An Interview with Graphic Designer Kyndra Bailey


For graphic designer and business owner Kyndra Bailey, inspiration can be something of a surprise, striking at any time and in any place. Her journey in graphic design began as a bit of a surprise as well. Kyndra took up hand-lettering as a hobby just before graduating college, and, while she always loved working with her hands, she quickly realized that this newfound passion for art and design could take her to some new and unexpected places. 

Fast forward a few years, Kyndra’s small design business is driven by offering customers high-quality, custom textile and paper products, in particular a series of popular mental health journals — more than 15,000 journals have shipped since the initial launch — that help users document thoughts and feelings related to their mental or emotional health. 

Kyndra was kind enough to take a few moments to answer some questions about her philosophy on graphic design, her love of paper and some important advice for young designers as they chart their own course for success. 


Accent: Tell us a little bit about your relationship to paper? What roles does it place in practice?

Kyndra Bailey: It quite literally keeps the lights on. My business is made up of two main components, textiles and paper products, the latter of which is the best seller by far. From a more sentimental standpoint, it’s my main vehicle of expressing my creativity, and I wouldn’t be able to do that without paper.

What other tools are critical to your craft?

I do everything digitally, so my iPad/Procreate/Apple Pencil combo is my best friend when it comes to creating designs. Adobe Illustrator and InDesign also deserve an honorable mention.

Anything else you use to ensure you’re creating your best work?

A nice latte and a chill playlist — this is why most of my creative work (including the initial design of my mental health journal) is done at local coffee shops. 

What about inspiration? Who or what do you look to in order to find inspiration?

My customers are a huge source of inspiration. They’re constantly sending me ideas and themes they’d like to see, and even sometimes play a role in the design process through Instagram polls. Other than that, I keep a running list of ideas in my phone, because you never know when inspiration is going to come. I’m known for jumping out of bed in the middle of the night just to write down an idea that randomly came to me. That said, creativity is a muscle, and in the early days, I often looked to other businesses for inspiration — never to outright copy, of course.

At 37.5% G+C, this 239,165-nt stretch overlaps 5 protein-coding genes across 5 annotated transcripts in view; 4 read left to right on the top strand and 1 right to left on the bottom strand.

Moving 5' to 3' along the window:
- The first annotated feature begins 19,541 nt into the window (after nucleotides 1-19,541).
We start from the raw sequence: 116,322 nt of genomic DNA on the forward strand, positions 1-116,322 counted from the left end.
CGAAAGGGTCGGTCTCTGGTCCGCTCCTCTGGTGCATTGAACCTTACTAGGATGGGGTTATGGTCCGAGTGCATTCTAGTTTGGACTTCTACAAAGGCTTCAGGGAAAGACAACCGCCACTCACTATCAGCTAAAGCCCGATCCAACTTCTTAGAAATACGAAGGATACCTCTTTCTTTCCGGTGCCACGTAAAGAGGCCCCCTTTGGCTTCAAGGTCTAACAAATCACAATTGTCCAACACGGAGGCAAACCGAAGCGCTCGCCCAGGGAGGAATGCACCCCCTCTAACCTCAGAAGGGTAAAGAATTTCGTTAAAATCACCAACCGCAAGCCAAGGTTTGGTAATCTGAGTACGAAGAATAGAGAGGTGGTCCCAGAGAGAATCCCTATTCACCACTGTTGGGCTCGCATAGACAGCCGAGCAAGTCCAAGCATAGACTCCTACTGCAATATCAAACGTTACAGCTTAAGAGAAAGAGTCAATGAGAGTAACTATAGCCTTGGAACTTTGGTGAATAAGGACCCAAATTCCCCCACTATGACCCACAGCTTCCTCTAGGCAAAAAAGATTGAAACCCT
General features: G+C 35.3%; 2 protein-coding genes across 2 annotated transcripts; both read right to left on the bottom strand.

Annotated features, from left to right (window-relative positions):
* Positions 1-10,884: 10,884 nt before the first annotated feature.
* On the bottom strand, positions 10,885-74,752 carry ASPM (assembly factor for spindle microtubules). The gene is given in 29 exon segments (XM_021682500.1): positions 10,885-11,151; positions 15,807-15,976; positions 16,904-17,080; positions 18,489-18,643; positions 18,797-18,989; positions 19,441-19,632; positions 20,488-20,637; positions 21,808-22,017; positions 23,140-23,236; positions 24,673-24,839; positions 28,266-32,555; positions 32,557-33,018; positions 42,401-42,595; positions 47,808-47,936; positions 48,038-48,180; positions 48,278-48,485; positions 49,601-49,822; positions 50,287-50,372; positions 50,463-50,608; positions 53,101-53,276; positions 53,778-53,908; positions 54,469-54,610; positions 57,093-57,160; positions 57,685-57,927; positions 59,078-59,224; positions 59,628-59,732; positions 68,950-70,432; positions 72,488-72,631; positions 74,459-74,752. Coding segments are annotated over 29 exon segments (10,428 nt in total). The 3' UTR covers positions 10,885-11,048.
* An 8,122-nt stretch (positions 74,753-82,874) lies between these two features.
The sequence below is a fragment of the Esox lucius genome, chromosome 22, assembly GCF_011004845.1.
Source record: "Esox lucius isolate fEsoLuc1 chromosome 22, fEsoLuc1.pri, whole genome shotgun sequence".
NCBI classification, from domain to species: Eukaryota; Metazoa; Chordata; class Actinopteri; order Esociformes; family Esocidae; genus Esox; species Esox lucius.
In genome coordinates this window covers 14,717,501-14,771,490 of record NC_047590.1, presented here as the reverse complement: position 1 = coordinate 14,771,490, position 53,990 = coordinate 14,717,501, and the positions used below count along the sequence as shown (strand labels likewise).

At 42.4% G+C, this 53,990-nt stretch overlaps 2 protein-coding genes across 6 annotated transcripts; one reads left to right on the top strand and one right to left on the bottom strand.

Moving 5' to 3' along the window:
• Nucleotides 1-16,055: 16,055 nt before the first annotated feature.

Let’s talk about your work. Is there a recent project that you’re particularly proud of? 

I just introduced sticker grams to my line of products, and it’s by far the most exciting thing I’ve introduced in a while. It combines the fun of small valentines with stickers; they’re 2x3” sticker sheets with a peel-away sticker and message, with a to and from space at the bottom. They were created with Valentine's Day in mind, but are 100% going to be a year-round seller.

Let’s also talk for a second about the mental health journal. What inspired you to create it?

I created my first mental health collection in May 2021, and as soon as I started teasing it, it was clear that mental health was a topic that meant a lot to people. I wanted to take the collection a step further and design something that not only advocated for mental health, but also proved useful for it as well. I designed the first mental health journal in 2021, and it was just check-in pages at the time. I overhauled it in 2022 (before launching my second annual mental health collection), and that’s what you see out in the world today.

What challenges or hurdles did you encounter in designing the mental health journals?

The first version of the journal was initially designed in Procreate, but because it was mostly a text-based item, I knew that wasn’t the best way to do it once I started overhauling it in 2022. I decided to use Adobe Illustrator to design the second version, despite having zero knowledge of how to work it. I’ve since realized InDesign would’ve been a much better platform to design the interior pages on, but that’s neither here nor there.

Do you have a favorite cover? 

The Be Kind To Your Mind design was the design that started it all, so she’ll always hold a special place in my heart.

What advice would you give emerging designers who might be looking to follow in your footsteps?

I have two main phrases I’m always repeating to myself: forward is forward is forward and done is better than perfect

As artists, it’s easy to get caught up in what we don’t know, what skills we have yet to master and  all the things that you could have or should have done. But at the end of the day, everything is a learning process, and it doesn’t matter how quickly you learn new things. Eventually, as long as you keep moving forward, you’ll be able to look back and see how far you’ve come. In the words of my favorite artist, Taylor Swift: “don’t [...] polish the doorknob so long [that] you forget to open the door.”

Thank you to Kyndra for making some time for us! Read more about her mental health journal series or visit her website to see more of her work.